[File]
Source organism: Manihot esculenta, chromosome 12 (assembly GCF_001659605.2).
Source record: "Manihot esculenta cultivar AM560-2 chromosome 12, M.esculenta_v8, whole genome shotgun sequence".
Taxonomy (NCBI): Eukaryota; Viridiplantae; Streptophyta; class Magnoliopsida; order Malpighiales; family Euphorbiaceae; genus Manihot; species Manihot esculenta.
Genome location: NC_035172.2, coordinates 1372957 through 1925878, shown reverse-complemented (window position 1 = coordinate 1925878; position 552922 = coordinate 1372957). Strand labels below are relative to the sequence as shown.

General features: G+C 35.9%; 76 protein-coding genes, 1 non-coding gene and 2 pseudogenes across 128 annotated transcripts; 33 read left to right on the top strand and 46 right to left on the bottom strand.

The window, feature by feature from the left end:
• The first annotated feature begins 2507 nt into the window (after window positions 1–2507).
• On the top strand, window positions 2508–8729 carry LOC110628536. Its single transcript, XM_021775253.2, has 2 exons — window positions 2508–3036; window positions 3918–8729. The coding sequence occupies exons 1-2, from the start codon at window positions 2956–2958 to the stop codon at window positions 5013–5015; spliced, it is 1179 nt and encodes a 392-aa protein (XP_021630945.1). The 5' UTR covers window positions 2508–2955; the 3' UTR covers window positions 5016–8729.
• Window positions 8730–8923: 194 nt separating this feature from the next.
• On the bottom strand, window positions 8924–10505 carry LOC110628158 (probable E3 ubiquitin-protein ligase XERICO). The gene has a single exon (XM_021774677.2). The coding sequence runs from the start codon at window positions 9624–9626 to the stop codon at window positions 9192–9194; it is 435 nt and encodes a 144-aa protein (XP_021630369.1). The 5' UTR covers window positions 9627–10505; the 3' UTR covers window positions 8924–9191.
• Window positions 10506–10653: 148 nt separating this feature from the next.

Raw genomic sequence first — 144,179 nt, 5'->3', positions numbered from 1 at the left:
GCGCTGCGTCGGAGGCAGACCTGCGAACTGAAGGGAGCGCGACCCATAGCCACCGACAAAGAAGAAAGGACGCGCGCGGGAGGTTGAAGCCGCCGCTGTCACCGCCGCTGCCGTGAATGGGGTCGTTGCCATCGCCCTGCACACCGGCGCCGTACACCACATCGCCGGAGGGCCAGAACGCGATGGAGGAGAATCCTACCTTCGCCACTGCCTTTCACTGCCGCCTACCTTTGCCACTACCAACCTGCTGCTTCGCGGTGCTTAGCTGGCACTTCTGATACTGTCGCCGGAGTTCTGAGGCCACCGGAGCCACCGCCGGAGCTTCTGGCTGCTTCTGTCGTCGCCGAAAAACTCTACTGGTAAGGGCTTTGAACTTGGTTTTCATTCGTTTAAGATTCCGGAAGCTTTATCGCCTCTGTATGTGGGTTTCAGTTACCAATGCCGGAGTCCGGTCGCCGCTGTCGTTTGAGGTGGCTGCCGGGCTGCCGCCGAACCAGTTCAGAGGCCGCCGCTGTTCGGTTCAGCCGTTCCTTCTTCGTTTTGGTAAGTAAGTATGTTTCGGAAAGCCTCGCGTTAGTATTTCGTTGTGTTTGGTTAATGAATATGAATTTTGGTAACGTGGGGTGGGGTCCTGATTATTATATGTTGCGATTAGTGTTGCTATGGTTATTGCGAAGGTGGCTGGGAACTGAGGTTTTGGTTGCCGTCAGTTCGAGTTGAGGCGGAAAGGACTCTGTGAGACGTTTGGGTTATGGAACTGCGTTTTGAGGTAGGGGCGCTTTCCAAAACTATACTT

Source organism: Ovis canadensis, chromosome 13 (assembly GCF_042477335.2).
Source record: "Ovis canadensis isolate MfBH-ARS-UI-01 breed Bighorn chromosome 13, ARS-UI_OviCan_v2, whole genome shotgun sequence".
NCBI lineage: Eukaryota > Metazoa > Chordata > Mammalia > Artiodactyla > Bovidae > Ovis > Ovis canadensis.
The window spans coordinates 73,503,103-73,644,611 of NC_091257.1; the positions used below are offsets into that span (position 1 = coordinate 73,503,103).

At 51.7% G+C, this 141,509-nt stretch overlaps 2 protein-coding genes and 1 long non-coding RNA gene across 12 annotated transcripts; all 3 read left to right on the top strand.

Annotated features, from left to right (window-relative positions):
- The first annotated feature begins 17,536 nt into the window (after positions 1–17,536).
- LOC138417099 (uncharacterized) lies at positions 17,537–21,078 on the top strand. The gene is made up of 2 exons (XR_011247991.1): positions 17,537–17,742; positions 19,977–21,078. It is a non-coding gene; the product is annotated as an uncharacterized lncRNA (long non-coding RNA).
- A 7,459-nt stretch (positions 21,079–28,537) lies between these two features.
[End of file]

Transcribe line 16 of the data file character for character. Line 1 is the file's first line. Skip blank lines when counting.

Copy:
NCBI lineage: Eukaryota > Metazoa > Chordata > Mammalia > Artiodactyla > Bovidae > Ovis > Ovis canadensis.